Damascus does not want a "security zone" in northern Syria. Syrian state media reported on Thursday (August 8th) that Damascus "flatly" rejects the agreement between the United States and Turkey to establish a joint operations center in the region to create a buffer zone in the near future.
On Wednesday, Ankara and Washington decided to establish a "joint operations center" to coordinate the creation of a "security zone" in northern Syria, a measure aimed at preventing a clash between Turkish and Kurdish forces.
"Syrian aggression against Syrian sovereignty"
"Syria categorically rejects the agreement of the two US and Turkish occupiers on the creation of what is called a security zone," the official Sana news agency quoted a source at the Syrian Foreign Ministry as saying. "The agreement constitutes a blatant aggression against Syrian sovereignty and territorial unity and a violation of the principles of international law."
"Syria calls on the international community and the United Nations to condemn this US-Turkish aggression, which constitutes a dangerous escalation (...) and undermines all efforts to find an outlet for the Syrian crisis," added the diplomatic source quoted as saying. by Sana.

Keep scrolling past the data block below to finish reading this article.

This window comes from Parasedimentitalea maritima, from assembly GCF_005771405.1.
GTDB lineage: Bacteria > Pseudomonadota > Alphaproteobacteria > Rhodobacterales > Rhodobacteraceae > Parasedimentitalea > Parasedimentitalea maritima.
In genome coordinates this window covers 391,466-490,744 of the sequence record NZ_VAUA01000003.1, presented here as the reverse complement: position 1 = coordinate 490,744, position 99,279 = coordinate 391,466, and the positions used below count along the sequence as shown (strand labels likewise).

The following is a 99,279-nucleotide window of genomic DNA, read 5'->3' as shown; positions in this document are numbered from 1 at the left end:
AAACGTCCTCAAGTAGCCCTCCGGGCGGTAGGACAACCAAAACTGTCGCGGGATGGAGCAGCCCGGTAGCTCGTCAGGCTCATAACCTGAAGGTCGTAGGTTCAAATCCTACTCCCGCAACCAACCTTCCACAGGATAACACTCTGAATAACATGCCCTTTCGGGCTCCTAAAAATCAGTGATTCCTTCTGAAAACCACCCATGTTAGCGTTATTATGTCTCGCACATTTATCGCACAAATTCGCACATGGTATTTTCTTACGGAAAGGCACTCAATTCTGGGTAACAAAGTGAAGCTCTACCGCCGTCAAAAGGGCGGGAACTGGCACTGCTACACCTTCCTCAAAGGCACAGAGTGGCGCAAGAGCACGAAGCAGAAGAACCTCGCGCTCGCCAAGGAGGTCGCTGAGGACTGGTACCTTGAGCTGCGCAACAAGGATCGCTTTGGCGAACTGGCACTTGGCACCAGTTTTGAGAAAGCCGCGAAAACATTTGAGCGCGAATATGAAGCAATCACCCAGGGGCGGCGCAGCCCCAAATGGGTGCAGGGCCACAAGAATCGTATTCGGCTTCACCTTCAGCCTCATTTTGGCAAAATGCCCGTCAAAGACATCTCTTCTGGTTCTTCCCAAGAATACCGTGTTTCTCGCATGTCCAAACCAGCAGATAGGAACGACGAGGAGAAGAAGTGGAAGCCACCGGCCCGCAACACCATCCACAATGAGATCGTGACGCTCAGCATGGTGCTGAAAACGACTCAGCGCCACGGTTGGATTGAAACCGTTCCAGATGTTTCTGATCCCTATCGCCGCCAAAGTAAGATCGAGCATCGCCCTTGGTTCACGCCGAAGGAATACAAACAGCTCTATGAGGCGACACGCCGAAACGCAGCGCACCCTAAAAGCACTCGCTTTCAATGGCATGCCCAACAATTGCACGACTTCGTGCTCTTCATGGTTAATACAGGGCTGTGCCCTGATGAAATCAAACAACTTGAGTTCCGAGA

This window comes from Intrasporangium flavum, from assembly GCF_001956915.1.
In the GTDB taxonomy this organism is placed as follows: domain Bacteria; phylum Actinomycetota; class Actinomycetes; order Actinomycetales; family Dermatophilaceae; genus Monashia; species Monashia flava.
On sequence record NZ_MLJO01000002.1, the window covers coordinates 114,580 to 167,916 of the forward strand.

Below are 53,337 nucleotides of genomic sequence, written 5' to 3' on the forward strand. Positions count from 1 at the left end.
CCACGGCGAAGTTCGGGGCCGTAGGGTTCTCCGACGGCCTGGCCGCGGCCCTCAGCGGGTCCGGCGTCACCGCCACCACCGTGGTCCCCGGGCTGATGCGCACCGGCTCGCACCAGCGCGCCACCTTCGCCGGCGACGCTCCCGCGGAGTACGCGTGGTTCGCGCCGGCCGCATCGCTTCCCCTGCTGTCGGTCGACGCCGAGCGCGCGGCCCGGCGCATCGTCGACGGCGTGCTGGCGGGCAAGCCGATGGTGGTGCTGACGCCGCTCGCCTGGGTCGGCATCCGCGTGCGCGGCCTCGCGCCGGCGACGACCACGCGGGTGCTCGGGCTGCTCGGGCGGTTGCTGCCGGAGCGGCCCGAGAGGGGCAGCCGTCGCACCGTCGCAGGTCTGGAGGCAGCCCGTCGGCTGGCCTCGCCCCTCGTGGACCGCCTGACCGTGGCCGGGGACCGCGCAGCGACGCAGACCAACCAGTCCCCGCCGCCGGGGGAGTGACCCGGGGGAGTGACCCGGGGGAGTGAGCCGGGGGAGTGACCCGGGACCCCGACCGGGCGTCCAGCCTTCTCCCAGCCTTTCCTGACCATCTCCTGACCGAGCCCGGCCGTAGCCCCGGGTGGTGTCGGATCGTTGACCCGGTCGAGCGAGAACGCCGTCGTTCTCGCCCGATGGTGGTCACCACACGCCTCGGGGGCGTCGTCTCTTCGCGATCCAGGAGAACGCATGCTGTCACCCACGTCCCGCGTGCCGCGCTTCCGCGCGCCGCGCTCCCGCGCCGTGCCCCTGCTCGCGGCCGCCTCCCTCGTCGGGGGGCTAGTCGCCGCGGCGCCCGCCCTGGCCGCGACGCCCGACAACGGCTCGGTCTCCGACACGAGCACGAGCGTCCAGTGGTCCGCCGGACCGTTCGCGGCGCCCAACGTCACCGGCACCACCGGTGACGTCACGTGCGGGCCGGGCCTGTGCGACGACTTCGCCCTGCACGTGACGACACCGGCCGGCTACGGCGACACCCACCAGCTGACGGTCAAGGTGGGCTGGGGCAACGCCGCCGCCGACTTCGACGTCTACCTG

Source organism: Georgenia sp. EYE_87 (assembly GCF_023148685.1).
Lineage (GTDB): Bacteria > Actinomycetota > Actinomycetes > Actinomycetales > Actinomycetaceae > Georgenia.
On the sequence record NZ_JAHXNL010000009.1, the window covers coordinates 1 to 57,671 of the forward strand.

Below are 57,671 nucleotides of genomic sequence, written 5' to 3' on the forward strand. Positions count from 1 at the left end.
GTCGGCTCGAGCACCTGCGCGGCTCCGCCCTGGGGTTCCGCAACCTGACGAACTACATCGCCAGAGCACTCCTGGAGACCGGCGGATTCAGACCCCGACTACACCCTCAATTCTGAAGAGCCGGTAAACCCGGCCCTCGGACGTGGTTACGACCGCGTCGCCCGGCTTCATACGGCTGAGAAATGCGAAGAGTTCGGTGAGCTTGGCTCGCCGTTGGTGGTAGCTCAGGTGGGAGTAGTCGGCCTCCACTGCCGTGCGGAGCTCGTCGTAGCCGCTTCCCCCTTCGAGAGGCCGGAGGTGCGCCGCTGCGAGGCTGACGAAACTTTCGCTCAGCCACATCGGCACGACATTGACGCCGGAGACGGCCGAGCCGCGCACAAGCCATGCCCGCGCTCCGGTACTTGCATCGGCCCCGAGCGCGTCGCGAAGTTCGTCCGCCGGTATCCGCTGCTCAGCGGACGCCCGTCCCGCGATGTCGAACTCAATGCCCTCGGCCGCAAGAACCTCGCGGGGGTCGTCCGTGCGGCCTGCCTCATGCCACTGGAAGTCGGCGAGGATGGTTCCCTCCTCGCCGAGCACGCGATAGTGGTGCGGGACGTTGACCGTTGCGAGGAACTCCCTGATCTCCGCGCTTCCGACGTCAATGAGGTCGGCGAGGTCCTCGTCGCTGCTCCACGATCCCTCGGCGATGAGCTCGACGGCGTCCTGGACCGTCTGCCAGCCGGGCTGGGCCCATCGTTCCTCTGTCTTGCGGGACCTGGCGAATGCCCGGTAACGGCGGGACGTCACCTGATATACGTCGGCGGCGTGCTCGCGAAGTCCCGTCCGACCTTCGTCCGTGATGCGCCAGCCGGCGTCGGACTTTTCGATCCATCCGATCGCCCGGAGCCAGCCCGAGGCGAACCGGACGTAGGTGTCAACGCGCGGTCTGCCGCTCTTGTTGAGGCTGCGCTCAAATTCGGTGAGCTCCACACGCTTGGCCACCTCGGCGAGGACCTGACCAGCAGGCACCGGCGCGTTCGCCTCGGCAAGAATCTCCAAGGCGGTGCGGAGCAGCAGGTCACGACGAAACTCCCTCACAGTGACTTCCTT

The announcement Wednesday of the US-Turkish agreement came after three days of intense negotiations between Ankara and Washington, which seeks to avoid a new Turkish military operation against the People's Protection Units (YPG), a Kurdish militia that controls areas of northern Syria.
On Thursday, Damascus accused the Syrian Kurds of being a "tool" in this "American-Turkish" hostile project, claiming that the latter "bear historical responsibility in this regard". The Syrian authorities are calling on the Kurds to "revise their accounts and return to the national fold," added Sana.
Ankara loses patience
Turkey has increased in recent days the threat of intervention against Kurdish positions in northern Syria.
On Tuesday again, President Recep Tayyip Erdogan claimed that, without agreement, he would launch "soon" an operation.
The Kurds, an ethnic minority long marginalized in Syria, created a semi-autonomous zone in the north of the country thanks to the Syrian conflict, unleashed in 2011.
Ankara has an unfavorable view of this autonomy project at its border, fearing that a core Kurdish state will galvanize the separatist desires of this minority on its own soil. As for the Syrian regime, it seeks to reconquer all of its territory and refuses Kurdish autonomy.